We’ll try the following, in order:
- Buy tickets for the same day at a lower price range. If this succeeds, we’ll refund the unused money.
- Buy tickets at your requested price range, on your first choice of alternate dates. If those are also sold-out, we’ll try to lower the price range again. If it’s still sold-out, we’ll try your next alternate day. Of course we would never get tickets for a different date if you didn’t specify it as an alternate in your order.
- If none of the above succeeds, or you don’t select any alternate dates, then we’ll give you a complete refund.
- If you ordered Box tickets and have alternate dates, we’ll usually try to get you Box seats on your alternate date before we change to Arena seats on your first choice date. If you don’t want to do this, the date is more important than being in a Box, please tell us when you order.
What is the difference between a ‘Box’ and an ‘Arena’ seat, and what is the meaning of ‘A’, ‘B’, and ‘C’?
Boxes are a Japanese-style seating arrangement. Depending on which city the event is in, there are boxes for 1, 2, 3, 4, 5 or 6 people. You get an area of the floor and a cushion to sit on (it is elevated, so visibility isn’t a problem). This is the most ‘exotic’, but also the most expensive, way to see sumo. Box ‘A’ are the closest to the ring, then ‘B’, then ‘C’.
Please note that many tourists, especially if they are tall/wide or have back/knee problems, are uncomfortable in Boxes. If you think this might be a problem for you, you should consider buying Arena seats or a bigger Box. The 2-person Box ‘C’ in Nagoya and Fukuoka are full-sized Boxes designed for 4 people, but are sold for only 2 people, so you get extra space. Here is a photo of a Box in the Tokyo venue.
Arena seats are chairs like Western people would be used to from an arena in their country. In Tokyo, the seats are cushioned, more like what you’d expect in a movie theatre. Arena ‘A’ are the closest to the ring, then ‘B’, then ‘C’. Also, Arena ‘A’ have more cushioning than ‘B’, which have more than ‘C’. The Arena seats in Osaka, Nagoya and Fukuoka are hard plastic.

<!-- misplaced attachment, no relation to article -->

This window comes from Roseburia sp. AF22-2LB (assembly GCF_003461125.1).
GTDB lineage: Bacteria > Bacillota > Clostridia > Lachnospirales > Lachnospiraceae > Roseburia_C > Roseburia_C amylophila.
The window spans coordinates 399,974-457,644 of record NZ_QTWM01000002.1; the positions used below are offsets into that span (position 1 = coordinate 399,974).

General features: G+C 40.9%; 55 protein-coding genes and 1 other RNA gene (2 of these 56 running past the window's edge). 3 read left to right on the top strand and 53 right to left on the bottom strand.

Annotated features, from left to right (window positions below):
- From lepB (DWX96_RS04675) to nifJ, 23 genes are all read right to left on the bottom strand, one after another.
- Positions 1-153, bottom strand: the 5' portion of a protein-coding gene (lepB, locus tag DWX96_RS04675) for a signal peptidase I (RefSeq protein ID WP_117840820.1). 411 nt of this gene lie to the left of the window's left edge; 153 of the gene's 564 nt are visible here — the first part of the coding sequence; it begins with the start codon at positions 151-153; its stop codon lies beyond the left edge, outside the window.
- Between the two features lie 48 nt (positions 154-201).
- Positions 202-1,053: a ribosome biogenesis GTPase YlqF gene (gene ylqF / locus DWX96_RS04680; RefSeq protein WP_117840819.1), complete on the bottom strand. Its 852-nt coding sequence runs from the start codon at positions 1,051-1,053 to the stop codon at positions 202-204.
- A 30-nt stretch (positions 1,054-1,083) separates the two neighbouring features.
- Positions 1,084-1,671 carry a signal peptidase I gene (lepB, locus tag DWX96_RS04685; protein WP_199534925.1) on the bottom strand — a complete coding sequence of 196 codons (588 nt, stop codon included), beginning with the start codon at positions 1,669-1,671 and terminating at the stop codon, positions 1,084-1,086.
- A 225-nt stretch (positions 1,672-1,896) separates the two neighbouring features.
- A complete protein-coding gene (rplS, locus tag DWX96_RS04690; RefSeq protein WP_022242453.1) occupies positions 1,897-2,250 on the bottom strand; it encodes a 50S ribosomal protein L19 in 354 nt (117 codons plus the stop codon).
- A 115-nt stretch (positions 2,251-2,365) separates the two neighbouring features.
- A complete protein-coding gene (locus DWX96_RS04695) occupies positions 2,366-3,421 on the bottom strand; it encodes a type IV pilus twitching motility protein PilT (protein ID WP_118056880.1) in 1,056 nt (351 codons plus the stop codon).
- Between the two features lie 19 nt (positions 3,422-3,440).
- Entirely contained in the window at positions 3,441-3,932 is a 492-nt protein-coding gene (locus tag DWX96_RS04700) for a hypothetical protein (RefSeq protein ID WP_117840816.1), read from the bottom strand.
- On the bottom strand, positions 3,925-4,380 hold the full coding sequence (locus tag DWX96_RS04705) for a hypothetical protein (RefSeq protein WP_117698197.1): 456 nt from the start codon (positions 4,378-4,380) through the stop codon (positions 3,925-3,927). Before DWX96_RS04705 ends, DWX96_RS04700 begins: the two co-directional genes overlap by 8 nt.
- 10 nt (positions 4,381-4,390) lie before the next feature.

No. If you want to sit in a Box, you have to buy all of the tickets.
All wrestlers in the top two divisions fight on every day of the tournament. Sumo tournaments are round-robins, not elimination tournaments. You will not notice a difference between days and it is not possible to predict in advance which wrestlers will be matched against each other on which days. Please choose the date that is best for you, and remember that weekdays are easier to get tickets.
Of course we will never separate you, it is not necessary to make this request. If we can’t get seats together because no other tickets are available or you have a large group, we will contact you to discuss options and you will always be able to decline separated seats.
They aren’t available for public sale for Tokyo tournaments and they’re just too difficult to get in Osaka, Nagoya and Fukuoka.
They are made available in limited numbers, only on the day of the event. It is not possible to buy them in advance and send them to you.
Sorry, no. The food set contents are set by our supplier partners and we can’t customise them for individual customers.
Yes. The sumo arenas are not as big as most professional arenas/stadiums in Western countries. You will be able to see from the back row if you have normal eyesight and wear your glasses/contacts.
Yes, children can watch sumo. For the 15-day Grand Sumo Tournaments, children 3 years old or younger can enter for free if they don’t need their own seat. Some of the 1-day special events have different policies for age of children who don’t need a ticket, so please ask about these.
Some of the events now have Family Tickets, which give a discount for families or groups with children. There are no other discounts for children.
Yes, sumo venues are wheelchair-accessible. contact us for details about special wheelchair tickets.
We don’t “have” anything. We don’t carry a stock of tickets, we buy all tickets after we receive an order. This also means that we can’t hold tickets for you. Please make your payment as soon as possible so that we can secure your tickets!
Automated shop site
The automated shop is currently available for the 6 Grand Sumo Tournaments each year. These are the 15-day tournaments in January, March, May, July, September and November. We’ve also added selected 1-day special sumo events. For other events, please use the Standard Contact Form on the contact page and we’ll take your order manually.